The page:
“AT101 Passive Exercise Device” Releases Nitric Oxide and has Beneficial Effects in Inflammatory Diseases

NORTH BAY VILLAGE, Fla.–(BUSINESS WIRE)–Nov. 3, 2003

The AT101 is a comfortable platform, mounted on a hospital-like patient gurney, that moves the body repetitively in a back and forth motion from head to foot, similar to the movement used to comfort a child in a baby carriage but at a more rapid pace, or the passive equivalent of jogging or galloping on a horse.

Two studies presented at the annual meeting of the American College of Chest Physicians by Drs. Sackner and Adams reported that 45 minutes of AT101 application in 14 healthy subjects and 40 patients suffering from a variety of illnesses released nitric oxide in all trials. Nitric oxide is a signaling molecule in the cardiovascular system and levels in the blood are increased naturally in the body during active exercise and accounts for several of its beneficial effects including prevention of arteriosclerosis.

Patients included those with chronic inflammatory diseases including osteoarthritis, Parkinson’s disease, multiple sclerosis, neuropathy, FIBROMYALGIA, asthma, CHRONIC FATIGUE SYNDROME, restless legs syndrome, chronic venous insufficiency, and coronary artery disease.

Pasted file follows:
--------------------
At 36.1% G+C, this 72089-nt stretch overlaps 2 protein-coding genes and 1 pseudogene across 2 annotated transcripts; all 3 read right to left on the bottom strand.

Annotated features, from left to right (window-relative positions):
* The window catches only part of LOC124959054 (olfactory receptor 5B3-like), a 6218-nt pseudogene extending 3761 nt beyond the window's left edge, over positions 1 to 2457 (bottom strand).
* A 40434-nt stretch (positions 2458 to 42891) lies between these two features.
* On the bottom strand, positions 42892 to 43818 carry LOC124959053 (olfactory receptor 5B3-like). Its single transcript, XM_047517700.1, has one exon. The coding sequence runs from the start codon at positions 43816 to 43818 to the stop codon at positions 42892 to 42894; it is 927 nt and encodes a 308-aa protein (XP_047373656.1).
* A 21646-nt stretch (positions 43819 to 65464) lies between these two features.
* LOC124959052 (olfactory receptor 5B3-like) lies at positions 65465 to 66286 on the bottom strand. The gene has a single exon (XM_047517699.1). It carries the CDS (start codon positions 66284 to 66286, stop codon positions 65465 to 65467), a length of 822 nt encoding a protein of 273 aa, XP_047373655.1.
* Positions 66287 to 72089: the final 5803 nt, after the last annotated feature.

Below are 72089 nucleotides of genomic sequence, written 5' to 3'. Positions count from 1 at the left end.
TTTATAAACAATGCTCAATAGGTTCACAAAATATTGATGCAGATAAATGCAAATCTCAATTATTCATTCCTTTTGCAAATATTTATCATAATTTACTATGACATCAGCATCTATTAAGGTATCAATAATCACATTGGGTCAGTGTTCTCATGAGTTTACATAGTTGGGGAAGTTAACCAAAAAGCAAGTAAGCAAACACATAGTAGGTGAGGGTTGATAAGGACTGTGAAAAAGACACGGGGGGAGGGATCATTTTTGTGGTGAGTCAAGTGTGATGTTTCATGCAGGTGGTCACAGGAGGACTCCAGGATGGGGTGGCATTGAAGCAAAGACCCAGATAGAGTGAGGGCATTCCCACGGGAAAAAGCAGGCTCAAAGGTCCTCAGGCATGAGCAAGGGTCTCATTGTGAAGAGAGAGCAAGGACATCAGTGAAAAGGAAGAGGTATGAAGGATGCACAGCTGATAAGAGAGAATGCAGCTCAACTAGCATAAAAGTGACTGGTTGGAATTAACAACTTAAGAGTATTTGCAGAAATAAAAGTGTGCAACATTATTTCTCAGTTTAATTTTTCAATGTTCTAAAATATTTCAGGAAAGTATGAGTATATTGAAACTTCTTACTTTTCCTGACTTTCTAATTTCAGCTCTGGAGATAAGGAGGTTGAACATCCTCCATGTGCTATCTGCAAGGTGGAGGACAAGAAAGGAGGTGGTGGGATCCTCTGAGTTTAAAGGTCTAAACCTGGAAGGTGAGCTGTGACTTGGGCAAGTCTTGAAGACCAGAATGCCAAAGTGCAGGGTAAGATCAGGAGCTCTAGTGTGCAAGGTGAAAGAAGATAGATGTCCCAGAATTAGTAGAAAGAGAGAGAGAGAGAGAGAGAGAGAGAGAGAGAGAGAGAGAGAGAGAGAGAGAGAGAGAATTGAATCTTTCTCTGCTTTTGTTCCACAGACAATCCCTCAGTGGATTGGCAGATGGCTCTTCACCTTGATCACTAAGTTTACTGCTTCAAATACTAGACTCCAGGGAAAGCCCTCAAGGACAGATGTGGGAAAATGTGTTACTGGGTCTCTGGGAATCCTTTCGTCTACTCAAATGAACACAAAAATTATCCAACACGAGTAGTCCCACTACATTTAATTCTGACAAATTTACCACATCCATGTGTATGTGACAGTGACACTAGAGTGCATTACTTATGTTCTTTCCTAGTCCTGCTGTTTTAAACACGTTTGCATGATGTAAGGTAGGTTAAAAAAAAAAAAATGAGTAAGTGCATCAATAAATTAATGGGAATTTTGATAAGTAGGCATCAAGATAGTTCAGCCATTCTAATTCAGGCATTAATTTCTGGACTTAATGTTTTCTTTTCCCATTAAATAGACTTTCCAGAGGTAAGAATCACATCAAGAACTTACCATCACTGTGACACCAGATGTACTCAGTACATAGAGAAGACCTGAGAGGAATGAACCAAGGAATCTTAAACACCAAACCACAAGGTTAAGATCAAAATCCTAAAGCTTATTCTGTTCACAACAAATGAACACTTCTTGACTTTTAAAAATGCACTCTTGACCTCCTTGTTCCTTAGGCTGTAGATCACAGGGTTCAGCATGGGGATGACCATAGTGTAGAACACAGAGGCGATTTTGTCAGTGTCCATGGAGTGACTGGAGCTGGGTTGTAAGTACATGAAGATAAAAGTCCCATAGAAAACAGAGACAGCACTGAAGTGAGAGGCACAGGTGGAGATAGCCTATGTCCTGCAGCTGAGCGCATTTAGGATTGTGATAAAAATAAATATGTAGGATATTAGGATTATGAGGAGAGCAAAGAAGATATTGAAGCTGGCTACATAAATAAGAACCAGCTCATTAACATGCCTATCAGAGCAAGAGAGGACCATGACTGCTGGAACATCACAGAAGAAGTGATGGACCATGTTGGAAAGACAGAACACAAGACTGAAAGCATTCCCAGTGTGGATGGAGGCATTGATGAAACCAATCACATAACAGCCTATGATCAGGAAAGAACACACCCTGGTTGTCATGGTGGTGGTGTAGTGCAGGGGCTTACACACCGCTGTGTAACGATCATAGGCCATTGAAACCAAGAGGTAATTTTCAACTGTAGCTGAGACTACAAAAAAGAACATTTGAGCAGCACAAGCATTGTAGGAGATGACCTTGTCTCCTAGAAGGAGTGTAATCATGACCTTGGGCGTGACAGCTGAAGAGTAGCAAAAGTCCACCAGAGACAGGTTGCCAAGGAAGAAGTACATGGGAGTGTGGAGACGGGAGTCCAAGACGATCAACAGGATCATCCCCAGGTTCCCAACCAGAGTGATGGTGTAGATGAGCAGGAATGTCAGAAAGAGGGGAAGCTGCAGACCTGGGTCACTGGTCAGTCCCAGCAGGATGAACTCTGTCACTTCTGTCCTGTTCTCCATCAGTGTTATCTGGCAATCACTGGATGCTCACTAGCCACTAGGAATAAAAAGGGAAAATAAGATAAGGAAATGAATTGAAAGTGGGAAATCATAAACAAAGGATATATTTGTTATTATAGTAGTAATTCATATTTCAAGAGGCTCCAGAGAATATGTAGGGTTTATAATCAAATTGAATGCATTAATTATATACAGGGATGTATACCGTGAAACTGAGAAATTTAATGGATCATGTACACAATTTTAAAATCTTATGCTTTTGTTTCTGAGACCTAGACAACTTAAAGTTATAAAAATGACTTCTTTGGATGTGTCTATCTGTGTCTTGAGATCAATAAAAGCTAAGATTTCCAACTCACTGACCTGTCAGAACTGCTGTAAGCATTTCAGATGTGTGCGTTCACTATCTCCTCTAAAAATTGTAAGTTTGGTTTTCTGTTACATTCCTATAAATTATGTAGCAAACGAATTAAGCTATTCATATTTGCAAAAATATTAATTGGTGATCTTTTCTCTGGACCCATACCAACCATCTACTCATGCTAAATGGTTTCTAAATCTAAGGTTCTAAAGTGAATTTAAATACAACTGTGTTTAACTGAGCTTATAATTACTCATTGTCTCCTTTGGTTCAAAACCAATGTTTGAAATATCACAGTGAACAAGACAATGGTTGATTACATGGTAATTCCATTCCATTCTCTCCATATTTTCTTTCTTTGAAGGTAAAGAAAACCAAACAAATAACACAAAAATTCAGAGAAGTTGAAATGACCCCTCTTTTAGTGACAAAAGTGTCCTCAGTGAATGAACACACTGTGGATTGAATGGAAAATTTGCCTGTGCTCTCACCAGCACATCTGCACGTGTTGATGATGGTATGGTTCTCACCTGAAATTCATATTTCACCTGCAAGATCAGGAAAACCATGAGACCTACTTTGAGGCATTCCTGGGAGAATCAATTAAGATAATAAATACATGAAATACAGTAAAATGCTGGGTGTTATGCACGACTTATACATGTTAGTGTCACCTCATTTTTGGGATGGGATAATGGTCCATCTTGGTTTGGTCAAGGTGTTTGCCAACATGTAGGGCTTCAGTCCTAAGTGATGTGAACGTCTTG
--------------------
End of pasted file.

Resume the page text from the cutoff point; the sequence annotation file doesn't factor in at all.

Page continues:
Another paper reported that the magnitude of nitric oxide induced vasodilator effect with AT101 use was similar to low intensity cycling exercise. (They also tested a motorized bicycle that passively moved the legs and did NOT find that this device released nitric oxide.)

Drs. Sackner and Adams said that “nitric oxide is beneficial to the body because it opens blood vessels more widely and suppresses inflammation in a way similar to cortisone products without the harmful side effects of these drugs.”

There were statistically significant improvements in vitality, body pain and ability to perform work. “These benefits suggest that the body’s release of nitric oxide with the “AT101 passive exercise device” might be beneficial to a large number of other diseases which have as their basis chronic inflammation,” added Drs. Sackner and Adams.

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